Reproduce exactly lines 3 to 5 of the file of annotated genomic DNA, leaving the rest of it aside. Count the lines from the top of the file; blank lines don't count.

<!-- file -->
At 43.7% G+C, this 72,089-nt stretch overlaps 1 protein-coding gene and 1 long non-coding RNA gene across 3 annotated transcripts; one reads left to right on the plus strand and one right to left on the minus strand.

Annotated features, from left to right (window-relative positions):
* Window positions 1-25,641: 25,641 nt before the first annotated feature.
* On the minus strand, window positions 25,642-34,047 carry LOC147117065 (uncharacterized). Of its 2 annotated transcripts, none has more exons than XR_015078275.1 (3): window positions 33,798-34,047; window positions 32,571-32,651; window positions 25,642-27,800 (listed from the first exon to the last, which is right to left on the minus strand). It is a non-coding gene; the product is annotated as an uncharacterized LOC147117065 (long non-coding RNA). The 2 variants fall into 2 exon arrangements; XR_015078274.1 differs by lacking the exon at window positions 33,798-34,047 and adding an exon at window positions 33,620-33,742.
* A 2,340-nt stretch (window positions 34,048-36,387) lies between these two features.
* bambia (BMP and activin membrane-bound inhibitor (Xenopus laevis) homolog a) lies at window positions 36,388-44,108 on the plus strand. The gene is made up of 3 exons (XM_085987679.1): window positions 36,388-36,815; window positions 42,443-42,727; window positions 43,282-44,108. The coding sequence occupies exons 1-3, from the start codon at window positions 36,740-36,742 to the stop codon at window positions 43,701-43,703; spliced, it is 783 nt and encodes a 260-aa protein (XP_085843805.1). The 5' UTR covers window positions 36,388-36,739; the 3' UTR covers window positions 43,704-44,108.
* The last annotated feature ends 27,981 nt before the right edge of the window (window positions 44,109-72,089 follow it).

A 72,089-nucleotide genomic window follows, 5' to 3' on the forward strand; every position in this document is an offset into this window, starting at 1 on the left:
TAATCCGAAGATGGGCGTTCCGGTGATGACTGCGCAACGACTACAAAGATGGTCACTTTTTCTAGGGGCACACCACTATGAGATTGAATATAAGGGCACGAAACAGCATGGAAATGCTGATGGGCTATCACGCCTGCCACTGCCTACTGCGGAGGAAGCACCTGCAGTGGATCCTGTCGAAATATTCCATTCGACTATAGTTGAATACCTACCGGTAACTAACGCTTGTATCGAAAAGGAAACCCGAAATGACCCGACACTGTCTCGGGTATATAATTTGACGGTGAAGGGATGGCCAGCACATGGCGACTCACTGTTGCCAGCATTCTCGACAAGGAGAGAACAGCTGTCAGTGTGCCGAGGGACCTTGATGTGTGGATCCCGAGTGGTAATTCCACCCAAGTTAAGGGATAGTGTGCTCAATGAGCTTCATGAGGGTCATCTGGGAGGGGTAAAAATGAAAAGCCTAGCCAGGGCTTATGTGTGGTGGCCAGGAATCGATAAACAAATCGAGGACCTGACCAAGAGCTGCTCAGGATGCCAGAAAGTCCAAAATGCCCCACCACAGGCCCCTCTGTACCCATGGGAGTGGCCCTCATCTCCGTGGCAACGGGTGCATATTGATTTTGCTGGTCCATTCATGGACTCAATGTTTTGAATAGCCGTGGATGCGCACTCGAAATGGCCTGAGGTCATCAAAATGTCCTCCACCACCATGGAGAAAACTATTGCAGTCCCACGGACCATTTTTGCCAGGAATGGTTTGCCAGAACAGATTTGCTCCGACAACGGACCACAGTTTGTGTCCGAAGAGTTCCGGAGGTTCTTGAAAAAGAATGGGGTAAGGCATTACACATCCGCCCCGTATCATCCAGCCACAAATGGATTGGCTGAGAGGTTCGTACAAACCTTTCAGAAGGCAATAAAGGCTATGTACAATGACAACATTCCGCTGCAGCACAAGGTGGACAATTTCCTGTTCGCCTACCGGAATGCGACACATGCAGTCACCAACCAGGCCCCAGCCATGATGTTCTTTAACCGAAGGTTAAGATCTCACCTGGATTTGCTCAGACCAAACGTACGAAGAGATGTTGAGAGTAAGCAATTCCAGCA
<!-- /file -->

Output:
* Window positions 1-25,641: 25,641 nt before the first annotated feature.
* On the minus strand, window positions 25,642-34,047 carry LOC147117065 (uncharacterized). Of its 2 annotated transcripts, none has more exons than XR_015078275.1 (3): window positions 33,798-34,047; window positions 32,571-32,651; window positions 25,642-27,800 (listed from the first exon to the last, which is right to left on the minus strand). It is a non-coding gene; the product is annotated as an uncharacterized LOC147117065 (long non-coding RNA). The 2 variants fall into 2 exon arrangements; XR_015078274.1 differs by lacking the exon at window positions 33,798-34,047 and adding an exon at window positions 33,620-33,742.
* A 2,340-nt stretch (window positions 34,048-36,387) lies between these two features.